How to make the best of your afternoon in this marvelous port city.
Far from the history and grandeur of Athens lies Greece’s largest and most southern island: Crete. It’s a spectacular place, from the capital of Heraklion to the remote southern town of Plakias. Seabourn guests will be treated to the splendor and eastern shores of Agios Nikolaos, a charming small town with traditional Greek food and, yes, some ruins. Here’s what to do.
A 15-minute ride from port, this small church—which dates back to the 12th or 13th century, the history is not fully known, though the first written record is from 1415—is well worth an afternoon jaunt. Outside the church you’ll find beautiful views of the valley below. Inside you’ll find ancient paintings dedicated to the Virgin Mary and pictures of Judgment Day. The structure and the grounds are amazing, but the preservation of wall paintings dating back to the Byzantine Era are worth the trip alone.
It’s not a trip to the Greek Islands without a beach day. And a stone’s throw from port is Ammos Beach, where guests are treated to the crystalline waters of the Mediterranean and views of the city’s marina. Don’t overthink it here: dig your toes into the sand, take a dip, and relax.
Go to any Greek restaurant around the world and you can start (and finish) a meal with a bracing shot of ouzo. Not on Crete. The Cretans serve their own beloved liquor with, well, pretty much every meal: Raki. When a server offers it to you, think of it as an olive branch—a symbol of hospitality and friendship. Made with the residue of wine press (seriously), Raki is clear, sharp, and will make you feel alive. Embrace it. And you can find it right in the heart of Agios Nikolaos at the beloved tavern Karnagio. The best part about Karnagio? You can enjoy the traditional Raki alongside locally sourced dishes like fresh-caught seafood, crisp salads, and expertly grilled meats.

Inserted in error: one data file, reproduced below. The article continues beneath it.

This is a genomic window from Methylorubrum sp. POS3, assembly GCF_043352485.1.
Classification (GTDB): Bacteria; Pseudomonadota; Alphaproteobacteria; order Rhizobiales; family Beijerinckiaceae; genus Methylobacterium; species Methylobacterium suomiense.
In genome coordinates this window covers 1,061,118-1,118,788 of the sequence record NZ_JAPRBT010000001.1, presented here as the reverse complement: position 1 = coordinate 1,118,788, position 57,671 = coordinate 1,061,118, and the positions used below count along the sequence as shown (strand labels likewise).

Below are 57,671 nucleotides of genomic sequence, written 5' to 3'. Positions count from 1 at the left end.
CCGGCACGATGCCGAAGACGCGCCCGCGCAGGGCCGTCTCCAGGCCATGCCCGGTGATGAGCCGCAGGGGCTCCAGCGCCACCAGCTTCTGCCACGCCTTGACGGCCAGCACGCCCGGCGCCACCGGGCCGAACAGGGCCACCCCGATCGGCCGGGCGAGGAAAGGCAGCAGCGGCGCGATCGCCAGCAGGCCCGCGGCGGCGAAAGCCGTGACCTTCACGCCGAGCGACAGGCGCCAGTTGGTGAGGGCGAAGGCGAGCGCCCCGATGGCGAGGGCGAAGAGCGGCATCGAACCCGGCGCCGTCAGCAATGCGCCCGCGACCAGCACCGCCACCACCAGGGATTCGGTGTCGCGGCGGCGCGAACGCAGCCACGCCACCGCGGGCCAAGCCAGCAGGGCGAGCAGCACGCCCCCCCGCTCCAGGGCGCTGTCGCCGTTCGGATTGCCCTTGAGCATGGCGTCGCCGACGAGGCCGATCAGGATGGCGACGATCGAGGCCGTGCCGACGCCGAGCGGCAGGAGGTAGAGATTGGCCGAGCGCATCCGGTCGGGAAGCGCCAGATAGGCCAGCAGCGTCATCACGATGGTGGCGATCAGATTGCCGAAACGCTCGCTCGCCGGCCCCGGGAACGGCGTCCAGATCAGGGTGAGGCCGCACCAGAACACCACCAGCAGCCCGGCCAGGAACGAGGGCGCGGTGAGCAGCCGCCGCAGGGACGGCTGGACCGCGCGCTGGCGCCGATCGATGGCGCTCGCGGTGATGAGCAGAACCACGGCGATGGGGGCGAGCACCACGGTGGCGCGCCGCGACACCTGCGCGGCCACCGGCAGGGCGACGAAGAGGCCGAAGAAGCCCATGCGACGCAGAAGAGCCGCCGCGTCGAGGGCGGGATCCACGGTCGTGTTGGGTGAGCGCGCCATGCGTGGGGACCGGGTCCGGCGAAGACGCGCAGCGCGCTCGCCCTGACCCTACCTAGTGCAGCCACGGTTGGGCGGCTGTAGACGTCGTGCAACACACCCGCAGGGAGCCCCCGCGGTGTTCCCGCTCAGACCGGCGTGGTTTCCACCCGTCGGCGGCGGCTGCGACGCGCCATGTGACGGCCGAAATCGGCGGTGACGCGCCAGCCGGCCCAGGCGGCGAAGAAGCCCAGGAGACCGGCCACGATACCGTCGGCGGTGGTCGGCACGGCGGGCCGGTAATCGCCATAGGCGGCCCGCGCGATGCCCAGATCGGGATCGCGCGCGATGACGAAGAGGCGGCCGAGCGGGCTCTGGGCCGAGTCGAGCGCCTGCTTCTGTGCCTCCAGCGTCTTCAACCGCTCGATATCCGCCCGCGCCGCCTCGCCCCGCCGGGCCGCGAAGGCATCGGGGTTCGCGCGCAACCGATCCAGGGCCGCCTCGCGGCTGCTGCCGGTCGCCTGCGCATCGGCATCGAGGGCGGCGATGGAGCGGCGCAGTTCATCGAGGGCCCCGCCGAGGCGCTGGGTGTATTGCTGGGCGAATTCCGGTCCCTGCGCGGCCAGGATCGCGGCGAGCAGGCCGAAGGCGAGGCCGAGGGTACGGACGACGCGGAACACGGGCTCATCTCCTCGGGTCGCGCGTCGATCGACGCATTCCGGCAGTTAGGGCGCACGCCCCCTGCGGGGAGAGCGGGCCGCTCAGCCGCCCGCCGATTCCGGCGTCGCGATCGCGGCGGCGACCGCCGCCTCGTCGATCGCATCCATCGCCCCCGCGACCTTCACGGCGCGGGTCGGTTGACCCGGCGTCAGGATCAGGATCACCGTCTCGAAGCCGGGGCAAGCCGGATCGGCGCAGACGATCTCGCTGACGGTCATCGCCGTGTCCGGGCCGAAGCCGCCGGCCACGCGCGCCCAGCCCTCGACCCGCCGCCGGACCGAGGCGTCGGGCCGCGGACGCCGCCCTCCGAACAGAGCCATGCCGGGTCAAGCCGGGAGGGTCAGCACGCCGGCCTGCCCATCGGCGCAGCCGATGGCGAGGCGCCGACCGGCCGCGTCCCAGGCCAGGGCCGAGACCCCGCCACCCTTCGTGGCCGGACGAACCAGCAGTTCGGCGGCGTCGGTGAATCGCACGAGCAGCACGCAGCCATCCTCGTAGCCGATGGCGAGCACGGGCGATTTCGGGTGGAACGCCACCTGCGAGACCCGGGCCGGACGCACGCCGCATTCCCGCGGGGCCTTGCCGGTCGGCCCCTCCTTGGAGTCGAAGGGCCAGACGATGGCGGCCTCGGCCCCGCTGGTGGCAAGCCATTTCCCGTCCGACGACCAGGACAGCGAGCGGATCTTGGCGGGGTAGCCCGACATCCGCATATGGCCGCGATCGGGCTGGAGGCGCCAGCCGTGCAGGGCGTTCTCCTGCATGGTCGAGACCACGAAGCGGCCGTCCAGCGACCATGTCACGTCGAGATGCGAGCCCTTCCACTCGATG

Right in the heart of Agios Nikolaos is Lake Voulismeni, a small lake connected to the Mediterranean by an inlet. Locals simply call it the lake, but it’s a marvel for guests and a great way to spend an afternoon. Circle the lake and sample local delicacies (dare we say feta?) at old school tavernas or sidle up at a white tablecloth spot for a nice dry red wine and fresh salad.
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We get it: you just got off a beautiful ship. But the marina of Agios Nikolaos is a local treasure. On the southern end of town with sweeping views of the Mediterranean, the Agios Nikolaos Marina is worthy of an afternoon stroll. From sailboats and expertly restored wooden boats to yachts—you never know, you might spot a celebrity on vacation—you won’t be disappointed.
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